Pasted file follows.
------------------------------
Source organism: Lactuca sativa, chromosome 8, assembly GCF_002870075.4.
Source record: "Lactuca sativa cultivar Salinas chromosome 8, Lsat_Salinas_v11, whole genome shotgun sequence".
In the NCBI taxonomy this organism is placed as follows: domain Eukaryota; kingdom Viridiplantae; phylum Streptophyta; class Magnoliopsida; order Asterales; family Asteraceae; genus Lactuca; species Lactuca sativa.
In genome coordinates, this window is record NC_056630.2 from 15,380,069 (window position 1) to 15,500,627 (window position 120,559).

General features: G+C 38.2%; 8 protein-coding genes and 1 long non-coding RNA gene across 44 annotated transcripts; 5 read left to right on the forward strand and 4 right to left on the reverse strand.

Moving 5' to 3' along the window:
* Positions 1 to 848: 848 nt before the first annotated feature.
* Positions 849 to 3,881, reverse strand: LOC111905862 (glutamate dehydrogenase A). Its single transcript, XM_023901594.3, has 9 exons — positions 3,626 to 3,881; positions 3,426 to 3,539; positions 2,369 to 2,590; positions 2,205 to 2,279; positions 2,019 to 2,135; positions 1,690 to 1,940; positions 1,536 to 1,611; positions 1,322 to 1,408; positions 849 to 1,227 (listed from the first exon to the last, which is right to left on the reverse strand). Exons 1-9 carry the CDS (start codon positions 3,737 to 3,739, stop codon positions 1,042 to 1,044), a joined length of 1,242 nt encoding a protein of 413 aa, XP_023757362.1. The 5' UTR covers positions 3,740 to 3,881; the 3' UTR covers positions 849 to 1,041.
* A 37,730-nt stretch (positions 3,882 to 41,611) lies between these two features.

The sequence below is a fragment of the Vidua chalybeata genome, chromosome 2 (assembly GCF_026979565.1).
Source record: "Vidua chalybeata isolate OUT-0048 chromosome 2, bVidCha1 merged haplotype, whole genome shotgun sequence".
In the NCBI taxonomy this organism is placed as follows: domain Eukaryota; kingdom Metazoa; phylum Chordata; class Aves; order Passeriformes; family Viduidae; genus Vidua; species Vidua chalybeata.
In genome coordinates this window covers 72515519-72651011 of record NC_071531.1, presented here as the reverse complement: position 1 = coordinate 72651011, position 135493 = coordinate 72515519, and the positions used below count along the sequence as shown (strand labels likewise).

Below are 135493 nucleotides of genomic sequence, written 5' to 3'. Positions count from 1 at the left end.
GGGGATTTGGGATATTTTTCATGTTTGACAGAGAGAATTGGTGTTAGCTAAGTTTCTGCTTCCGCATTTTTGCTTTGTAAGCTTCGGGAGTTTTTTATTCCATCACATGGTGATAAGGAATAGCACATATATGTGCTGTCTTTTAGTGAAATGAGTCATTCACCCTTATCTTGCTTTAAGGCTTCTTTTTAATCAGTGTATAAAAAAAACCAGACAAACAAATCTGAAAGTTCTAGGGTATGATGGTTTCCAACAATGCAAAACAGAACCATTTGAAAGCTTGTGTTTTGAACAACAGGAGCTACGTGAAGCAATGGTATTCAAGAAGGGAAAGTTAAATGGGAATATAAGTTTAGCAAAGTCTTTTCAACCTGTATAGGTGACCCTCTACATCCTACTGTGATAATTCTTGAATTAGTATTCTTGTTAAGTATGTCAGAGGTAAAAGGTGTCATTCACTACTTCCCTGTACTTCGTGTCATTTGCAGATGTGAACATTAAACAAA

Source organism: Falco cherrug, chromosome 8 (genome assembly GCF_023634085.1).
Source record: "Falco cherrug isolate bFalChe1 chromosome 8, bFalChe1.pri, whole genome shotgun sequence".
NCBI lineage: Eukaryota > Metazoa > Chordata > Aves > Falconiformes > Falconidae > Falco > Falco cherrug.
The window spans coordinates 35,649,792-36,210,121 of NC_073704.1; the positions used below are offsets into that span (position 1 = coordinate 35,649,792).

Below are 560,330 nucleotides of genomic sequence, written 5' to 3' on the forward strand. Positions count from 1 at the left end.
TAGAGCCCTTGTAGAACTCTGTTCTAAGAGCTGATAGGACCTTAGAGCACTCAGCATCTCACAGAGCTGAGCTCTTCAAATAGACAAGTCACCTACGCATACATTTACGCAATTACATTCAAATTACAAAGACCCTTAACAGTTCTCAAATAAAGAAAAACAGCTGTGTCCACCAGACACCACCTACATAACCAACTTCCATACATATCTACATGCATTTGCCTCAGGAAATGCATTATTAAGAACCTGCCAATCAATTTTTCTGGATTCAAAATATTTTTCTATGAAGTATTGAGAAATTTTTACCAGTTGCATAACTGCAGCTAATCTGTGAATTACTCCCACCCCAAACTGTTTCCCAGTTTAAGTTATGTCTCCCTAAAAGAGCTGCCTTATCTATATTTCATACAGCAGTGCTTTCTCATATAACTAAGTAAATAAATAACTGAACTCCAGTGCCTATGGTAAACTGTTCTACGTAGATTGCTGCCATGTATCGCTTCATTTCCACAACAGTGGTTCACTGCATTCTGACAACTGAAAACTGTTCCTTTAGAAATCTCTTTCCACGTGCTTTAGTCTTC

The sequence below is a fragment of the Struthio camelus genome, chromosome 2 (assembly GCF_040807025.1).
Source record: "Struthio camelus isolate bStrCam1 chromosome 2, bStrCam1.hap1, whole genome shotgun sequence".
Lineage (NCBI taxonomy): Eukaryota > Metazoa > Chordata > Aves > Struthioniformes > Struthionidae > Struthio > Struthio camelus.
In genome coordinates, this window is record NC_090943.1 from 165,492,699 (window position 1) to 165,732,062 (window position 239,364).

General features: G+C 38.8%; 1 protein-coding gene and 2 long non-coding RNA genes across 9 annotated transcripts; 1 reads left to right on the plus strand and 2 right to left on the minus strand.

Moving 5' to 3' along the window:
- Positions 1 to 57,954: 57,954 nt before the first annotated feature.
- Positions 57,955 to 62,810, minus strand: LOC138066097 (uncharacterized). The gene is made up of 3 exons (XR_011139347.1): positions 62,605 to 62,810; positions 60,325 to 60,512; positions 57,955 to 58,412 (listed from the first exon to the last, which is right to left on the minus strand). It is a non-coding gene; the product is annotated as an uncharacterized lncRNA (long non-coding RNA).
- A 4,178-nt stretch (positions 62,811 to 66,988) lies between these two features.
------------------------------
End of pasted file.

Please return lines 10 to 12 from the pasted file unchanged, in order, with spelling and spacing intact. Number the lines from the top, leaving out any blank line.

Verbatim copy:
The sequence below is a fragment of the Vidua chalybeata genome, chromosome 2 (assembly GCF_026979565.1).
Source record: "Vidua chalybeata isolate OUT-0048 chromosome 2, bVidCha1 merged haplotype, whole genome shotgun sequence".
In the NCBI taxonomy this organism is placed as follows: domain Eukaryota; kingdom Metazoa; phylum Chordata; class Aves; order Passeriformes; family Viduidae; genus Vidua; species Vidua chalybeata.